House Majority Whip Jim Clyburn says don’t worry, if Congress has its way, no one will be defunding the police any time soon.
Clyburn, South Carolina Democrat and the third-ranking lawmaker in the House, told CNN host Jake Tapper on “State of the Union” on Sunday that the “Defund the Police” movement, which has been gaining steam in some urban centers, will not succeed.
“Nobody is going to defund the police,” Clyburn said, whose congressional district includes most of the majority-black precincts in and around Columbia and Charleston.
But Clyburn said something has got to change.
“I didn’t grow up in fear of police, even in a segregated environment. We never feared the police. But, all of a sudden now, I do fear the police,” he said. “The fact of the matter is, this is a structure that has been developed that we have got to deconstruct. So, I wouldn’t say defund. Deconstruct our policing.”
Clyburn, a leader in the Congressional Black Caucus, said municipalities must “restructure” and “re-imagine” policing.
“We can restructure the police forces, restructure, re-imagine policing. That is what we are going to do. The fact of the matter is, the police have a role to play,” Clyburn said. “What we have got to do is make sure that their role is one that meets the times, one that responds to these communities that they operate in.”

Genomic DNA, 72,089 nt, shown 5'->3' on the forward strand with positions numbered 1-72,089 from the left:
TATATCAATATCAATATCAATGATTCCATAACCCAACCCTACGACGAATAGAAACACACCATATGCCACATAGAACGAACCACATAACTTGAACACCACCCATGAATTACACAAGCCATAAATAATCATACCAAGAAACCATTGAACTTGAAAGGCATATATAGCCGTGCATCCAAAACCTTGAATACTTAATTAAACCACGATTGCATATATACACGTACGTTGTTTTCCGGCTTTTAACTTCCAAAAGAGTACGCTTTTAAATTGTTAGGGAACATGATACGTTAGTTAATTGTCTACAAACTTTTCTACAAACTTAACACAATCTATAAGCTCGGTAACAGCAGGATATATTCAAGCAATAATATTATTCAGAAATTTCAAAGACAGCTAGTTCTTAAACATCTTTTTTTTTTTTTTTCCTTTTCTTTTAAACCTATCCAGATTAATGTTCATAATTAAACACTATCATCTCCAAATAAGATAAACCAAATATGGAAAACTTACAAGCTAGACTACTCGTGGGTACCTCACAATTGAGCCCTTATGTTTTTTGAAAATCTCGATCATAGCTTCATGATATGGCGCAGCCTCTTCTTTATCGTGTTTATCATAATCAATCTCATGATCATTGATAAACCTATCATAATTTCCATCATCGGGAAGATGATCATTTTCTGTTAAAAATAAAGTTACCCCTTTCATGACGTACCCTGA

Rep. Ilhan Omar (D-MN) and other liberal Democrats support a movement to defund — and even abolish — police departments. They claim that police departments have systematic racism and that previous attempts to reform them have proved futile.
Political leaders in Minneapolis, almost all Democrats, have already moved to defund the city’s police department. On Friday, the Minneapolis City Council unanimously voted to replace its police department with a new “community policing” system for public safety. Meanwhile, police officers in the city are leaving the job in droves, convinced that political leaders no longer have their backs.
President Trump has been teeing off on the “defund the police” slogan. “However, top Democrats, including presumptive presidential nominee Joe Biden and Speaker Nancy Pelosi (Calif.), quickly distanced themselves from the phrase,” The Hill reported.
“The slogan may be misleading without interpretation,” Rev. Al Sharpton said on MSNBC’s “Morning Joe” this past week, adding that he understood the phrase to be more about deep-rooted reform efforts. “I don’t think anyone other than the far extremes are saying we don’t want any kind of policing at all,” he said.
But the need to explain the meaning behind the wording comes with its own set of critics. “If you’re explaining, you’re losing, and there’s a lot of explaining going on,” Meghan McCain, a right-leaning commentator said on ABC’s “The View.” “If you mean reform, say reform. If you mean defund, say defund. People are confused,” she added.
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